MHPC Report Raises False Alarms about Maine’s Spending Priorities

MECEP challenges methodology, findings and conclusions; urges the media “to apply a more rigorous standard” to its coverage
Augusta, Maine (Tuesday, December 14, 2010)—The Maine Center for Economic Policy (MECEP) today released a response critical of the methodology, findings and conclusions of the Maine Heritage Policy Center’s (MHPC) recent report “The Fastest Growing General Fund Programs in Maine Government.” 

“Once again, MHPC has issued an irresponsible, muddled package of data labeled as objective analysis,” MECEP Executive Director Christopher St. John said.  “Their goal: to mislead the public and deflect attention away from real issues confronting Maine in this challenging time.  Our response cites specific inaccuracies, distortions, and deceptions in the report.  We encourage Maine’s media watchdogs to apply a more rigorous standard to reporting on this and other instances of MHPC deceptive sensationalism that ill-serves informed debate over critical issues of public policy.”
Co-authored by MECEP Associate Director Garrett Martin and Policy Analyst Connie Zhu, MECEP’s analysis cites specific examples of MHPC inappropriate generalization and data “lumping,” fabricating funding issues out of non-issues, grossly distorting by cherry picking data, and disregarding the purposes and achievements of individual programs. MECEP notes, for example, that one of MHPC’s chief targets, the Maine Department of Health and Human Services, has actually reduced its total General Fund expenses by nearly 7 percent while serving 120,000 more people than in 2002.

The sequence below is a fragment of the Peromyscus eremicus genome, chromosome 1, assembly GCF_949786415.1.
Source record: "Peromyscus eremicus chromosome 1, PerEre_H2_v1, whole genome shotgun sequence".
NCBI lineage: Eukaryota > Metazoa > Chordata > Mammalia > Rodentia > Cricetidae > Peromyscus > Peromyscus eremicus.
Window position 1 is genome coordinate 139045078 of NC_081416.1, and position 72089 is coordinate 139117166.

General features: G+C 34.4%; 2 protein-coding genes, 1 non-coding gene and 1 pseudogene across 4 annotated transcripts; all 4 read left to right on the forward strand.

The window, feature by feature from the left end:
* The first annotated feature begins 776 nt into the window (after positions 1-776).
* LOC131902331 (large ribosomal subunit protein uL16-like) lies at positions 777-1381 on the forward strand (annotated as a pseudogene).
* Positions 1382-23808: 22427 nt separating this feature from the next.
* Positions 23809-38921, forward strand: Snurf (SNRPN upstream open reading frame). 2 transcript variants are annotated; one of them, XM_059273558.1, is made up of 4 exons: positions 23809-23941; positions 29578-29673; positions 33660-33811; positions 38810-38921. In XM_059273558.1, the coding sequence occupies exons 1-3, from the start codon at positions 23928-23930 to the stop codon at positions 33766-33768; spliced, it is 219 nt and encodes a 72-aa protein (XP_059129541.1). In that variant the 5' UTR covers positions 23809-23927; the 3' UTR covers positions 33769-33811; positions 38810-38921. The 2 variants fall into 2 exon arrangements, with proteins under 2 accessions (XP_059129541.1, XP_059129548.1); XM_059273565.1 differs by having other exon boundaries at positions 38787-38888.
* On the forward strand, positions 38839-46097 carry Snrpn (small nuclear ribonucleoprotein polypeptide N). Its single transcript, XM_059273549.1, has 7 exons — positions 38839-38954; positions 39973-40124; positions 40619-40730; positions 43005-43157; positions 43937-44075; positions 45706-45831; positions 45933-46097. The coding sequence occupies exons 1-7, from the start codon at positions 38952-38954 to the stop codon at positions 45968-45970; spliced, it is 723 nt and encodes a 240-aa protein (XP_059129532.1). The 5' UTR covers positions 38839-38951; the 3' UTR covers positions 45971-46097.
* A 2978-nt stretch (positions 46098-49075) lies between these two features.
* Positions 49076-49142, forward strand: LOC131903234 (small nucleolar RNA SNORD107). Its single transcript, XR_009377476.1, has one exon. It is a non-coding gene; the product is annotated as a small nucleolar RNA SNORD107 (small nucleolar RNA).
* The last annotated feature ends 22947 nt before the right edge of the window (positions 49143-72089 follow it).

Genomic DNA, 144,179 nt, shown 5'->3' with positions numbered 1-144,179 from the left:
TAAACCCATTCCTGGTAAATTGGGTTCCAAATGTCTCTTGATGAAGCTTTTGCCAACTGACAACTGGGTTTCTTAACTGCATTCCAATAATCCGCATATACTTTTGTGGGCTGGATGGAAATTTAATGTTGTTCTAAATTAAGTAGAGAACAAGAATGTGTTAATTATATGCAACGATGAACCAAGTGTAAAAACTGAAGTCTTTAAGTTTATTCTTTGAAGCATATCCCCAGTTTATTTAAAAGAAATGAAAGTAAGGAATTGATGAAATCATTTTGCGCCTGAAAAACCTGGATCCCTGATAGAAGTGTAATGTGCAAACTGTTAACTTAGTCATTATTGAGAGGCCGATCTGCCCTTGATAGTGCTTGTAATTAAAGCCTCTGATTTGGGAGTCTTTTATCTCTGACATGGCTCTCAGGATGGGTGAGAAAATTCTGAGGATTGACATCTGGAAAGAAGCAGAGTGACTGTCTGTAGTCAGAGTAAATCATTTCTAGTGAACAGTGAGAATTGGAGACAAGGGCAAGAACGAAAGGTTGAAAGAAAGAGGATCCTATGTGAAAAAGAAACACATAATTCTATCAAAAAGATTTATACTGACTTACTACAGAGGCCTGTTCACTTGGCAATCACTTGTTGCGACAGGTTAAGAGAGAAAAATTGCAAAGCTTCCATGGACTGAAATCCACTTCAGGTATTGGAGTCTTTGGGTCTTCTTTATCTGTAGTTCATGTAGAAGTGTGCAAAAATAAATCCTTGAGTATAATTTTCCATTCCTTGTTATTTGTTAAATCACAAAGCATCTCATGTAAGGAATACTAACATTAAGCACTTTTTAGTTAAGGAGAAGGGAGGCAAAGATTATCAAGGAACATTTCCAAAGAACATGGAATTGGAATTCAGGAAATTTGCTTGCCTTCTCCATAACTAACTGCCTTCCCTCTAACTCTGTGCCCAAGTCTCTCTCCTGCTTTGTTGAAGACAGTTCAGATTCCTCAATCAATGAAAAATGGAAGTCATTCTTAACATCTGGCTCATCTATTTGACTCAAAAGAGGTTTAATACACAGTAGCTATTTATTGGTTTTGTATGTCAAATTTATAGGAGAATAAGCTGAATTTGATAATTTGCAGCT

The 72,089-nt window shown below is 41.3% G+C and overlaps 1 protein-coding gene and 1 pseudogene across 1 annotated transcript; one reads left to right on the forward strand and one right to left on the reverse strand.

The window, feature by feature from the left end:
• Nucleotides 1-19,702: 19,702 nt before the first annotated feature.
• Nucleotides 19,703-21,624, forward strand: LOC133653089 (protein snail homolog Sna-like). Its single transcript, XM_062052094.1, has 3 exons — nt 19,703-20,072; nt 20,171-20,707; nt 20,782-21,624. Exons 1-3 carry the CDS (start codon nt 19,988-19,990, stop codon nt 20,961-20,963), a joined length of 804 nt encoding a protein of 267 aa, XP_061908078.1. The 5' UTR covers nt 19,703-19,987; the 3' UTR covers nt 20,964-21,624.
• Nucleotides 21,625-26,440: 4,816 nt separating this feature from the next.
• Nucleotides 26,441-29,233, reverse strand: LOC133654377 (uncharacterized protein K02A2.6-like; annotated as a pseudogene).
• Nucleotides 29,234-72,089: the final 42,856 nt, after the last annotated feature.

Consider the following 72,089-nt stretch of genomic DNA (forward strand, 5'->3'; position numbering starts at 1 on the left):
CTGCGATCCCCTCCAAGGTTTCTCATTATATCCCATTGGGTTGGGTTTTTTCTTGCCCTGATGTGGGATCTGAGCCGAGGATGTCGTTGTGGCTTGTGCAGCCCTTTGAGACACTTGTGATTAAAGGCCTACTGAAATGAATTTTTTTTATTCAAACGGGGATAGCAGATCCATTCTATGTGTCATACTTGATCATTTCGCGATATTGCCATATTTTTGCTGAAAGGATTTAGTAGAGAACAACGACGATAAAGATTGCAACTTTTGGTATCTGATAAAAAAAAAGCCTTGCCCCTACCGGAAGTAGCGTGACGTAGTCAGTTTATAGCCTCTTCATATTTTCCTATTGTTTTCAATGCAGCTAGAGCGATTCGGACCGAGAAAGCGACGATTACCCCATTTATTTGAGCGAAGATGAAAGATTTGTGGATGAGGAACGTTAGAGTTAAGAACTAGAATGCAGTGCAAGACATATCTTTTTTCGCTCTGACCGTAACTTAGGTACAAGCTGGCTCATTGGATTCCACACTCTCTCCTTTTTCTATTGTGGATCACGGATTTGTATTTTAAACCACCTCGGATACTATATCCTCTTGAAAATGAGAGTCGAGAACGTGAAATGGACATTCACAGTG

“MHPC may have succeeded in achieving ‘gotcha’ publicity for ideological propaganda disguised as dispassionate research,” Martin and Zhu write. “But the media and the public deserve to know that this latest report is riddled with inaccuracy, distortion and deception.  Given the high profile role MHPC has assumed with Maine’s Governor-elect and the new Legislature, how the material MHPC produces influences Maine’s tax and budget policies is the real alarm that should be set off for Maine people.”

Other examples MECEP cites include:

Irresponsible generalizing and data “lumping.” MHPC identifies cost increases allocated to the Bureau of Family Independence-Regional account but fails to show that these were offset by decreased costs allocated to other accounts which MHPC chose not to include in the report.

Creating funding issues out of non-issues. MHPC cites cost increases in the Office of Substance Abuse’s Driver Education and Evaluation Programs but fails to note that a) fee revenue has also gone up proportionately and b) the program costs are fully covered by fees and therefore have no net cost to the General Fund.

Disregard of program purposes and achievements.  Temporary Assistance to Needy Families (TANF) is another of MHPC’s favorite targets for attack.  But MHPC fails to acknowledge that TANF constitutes approximately 1% of the state’s budget and serves about 14,200 families or that basic TANF benefits have not increased since 2001 and remain the lowest in New England, even as costs of heating and rent for households have gone up considerably. 

To read MECEP’s response in its entirety: Where the Money Is (and Isn’t).